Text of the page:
Henk will be joined by husband Cassidy Henk, a U.S. Army soldier currently stationed in Iraq, and their two children, 14-year-old Kedric and 12-year-old Debra. The ceremony was planned so Cassidy Henk could attend while home on leave.
“Hundreds of volunteers worked on this home for the past six months,” said Glenn Wier, San Marcos Habitat’s board chair. Esther and her children worked alongside volunteers on weekends for the last six months as part of the program’s “sweat equity” requirement.
The Henks residence at 1528 Belvin St. is the third home built on the site of a former trailer park bought by the local Habitat chapter with a city grant. Foundations for two more homes were recently poured and volunteers are working most Saturdays framing them.
For information on Habitat for Humanity, the national charity made famous by former President Jimmy Carter, visit the local group’s website here.
April 21, 2008
San Marcos Habitat for Humanity is preparing for future home construction on the site of a former mobile home park shut down by city inspectors about a year and a half ago.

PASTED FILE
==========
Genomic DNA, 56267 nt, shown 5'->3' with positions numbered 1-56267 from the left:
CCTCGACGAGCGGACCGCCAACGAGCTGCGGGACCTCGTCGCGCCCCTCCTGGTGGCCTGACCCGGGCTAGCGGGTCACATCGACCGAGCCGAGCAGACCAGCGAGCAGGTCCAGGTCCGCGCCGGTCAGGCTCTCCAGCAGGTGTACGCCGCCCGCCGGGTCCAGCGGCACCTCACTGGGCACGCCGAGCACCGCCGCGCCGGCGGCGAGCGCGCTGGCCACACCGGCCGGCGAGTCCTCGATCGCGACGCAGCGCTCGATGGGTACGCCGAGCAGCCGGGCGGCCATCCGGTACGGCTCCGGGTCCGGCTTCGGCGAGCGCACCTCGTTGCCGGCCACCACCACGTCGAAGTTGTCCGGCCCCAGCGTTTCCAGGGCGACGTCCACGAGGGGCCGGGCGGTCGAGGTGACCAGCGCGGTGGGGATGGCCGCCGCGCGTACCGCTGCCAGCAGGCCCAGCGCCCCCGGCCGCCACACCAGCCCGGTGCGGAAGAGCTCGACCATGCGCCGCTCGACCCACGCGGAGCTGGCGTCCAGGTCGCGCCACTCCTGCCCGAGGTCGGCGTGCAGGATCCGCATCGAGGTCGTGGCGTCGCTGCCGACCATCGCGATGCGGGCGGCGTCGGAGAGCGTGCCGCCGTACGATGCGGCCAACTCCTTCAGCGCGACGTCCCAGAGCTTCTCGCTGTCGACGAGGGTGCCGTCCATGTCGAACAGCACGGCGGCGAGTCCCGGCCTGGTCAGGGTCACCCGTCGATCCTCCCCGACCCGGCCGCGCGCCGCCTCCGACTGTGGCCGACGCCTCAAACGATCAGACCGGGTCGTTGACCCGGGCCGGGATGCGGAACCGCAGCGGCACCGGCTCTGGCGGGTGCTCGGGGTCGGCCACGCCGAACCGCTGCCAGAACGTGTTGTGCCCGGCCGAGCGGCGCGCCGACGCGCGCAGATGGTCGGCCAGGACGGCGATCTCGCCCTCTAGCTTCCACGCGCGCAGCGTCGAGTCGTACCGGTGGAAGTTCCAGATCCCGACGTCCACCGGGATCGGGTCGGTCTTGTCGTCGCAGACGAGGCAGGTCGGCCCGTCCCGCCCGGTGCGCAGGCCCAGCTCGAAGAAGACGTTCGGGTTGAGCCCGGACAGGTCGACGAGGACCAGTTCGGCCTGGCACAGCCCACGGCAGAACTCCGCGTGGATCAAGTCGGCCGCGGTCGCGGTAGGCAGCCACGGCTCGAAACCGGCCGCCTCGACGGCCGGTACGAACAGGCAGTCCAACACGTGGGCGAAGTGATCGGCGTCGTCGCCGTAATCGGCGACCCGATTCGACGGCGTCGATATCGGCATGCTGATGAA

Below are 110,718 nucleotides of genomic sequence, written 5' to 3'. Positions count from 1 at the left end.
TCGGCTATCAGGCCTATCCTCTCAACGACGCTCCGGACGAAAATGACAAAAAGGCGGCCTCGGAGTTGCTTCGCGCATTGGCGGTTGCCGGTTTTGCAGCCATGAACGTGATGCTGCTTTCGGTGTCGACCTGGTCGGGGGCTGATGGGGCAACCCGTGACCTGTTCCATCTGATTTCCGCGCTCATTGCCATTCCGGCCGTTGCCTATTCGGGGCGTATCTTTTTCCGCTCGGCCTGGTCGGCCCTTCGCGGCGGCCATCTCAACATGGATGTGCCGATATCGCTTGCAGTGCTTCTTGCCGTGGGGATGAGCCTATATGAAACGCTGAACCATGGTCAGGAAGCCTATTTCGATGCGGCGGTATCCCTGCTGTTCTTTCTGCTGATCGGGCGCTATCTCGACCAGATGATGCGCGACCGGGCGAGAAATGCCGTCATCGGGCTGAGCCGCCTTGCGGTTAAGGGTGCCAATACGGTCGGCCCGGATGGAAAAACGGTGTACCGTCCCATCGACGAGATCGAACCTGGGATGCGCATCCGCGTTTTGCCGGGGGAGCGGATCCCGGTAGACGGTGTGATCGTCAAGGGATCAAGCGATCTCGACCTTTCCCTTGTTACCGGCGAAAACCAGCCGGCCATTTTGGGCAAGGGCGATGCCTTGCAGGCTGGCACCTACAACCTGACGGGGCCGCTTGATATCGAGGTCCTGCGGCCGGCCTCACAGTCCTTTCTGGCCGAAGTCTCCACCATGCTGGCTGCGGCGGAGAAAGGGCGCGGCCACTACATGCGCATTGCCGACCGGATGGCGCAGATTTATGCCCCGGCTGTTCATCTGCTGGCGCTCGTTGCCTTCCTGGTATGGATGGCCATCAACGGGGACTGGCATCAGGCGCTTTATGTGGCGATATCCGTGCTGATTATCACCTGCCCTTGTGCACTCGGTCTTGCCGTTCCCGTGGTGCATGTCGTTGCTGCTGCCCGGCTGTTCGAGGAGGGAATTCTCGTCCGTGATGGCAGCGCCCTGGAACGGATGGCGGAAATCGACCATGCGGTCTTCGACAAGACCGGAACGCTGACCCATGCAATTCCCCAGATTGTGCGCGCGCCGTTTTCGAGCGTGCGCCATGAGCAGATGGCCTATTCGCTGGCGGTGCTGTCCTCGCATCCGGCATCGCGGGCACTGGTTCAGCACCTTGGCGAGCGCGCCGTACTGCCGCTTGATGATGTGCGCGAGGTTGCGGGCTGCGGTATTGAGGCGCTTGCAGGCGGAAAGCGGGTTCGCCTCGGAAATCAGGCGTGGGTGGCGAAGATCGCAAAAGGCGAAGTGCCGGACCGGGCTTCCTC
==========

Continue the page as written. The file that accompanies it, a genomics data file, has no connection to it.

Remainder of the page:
Until January 2007, the Belvin Street Mobile Home Park occupied three city lots totaling about five acres in the Westover neighborhood. Habitat for Humanity later bought the property from Martindale resident Bill Hoch and is preparing to build homes for low-income families as part of its non-profit qualified assistance program.
City council members in recent weeks agreed to abandon a swath right-of-way through the property dedicated in 1910 as Henry Street but never built.
The property was one of two mobile home parks off Hopkins Street that fell under the scrutiny of city inspectors in 2006, racking up dozens of health and safety code violations, according to public records. A dozen trailers at the nearby Chaparral mobile home park and one at Belvin were condemned and ordered removed. Other trailers had dangerous wiring, leaky sewer connections and both parks, the reports state, were infested with flies and insects attracted by animal fecal matter.
Facing fines of up to $2,000 per violation a day, Chapparal’s owner, Jimmy Umstattd of Austin, decided to shut his trailer park down later that year and redevelop the property, then-Interim City Attorney Andy Quittner said at the time. The Belvin Street park was closed shortly thereafter.
The property sits down the street from another Habitat project dedicated late last year. San Marcos Habitat for Humanity has built ten homes since 1997.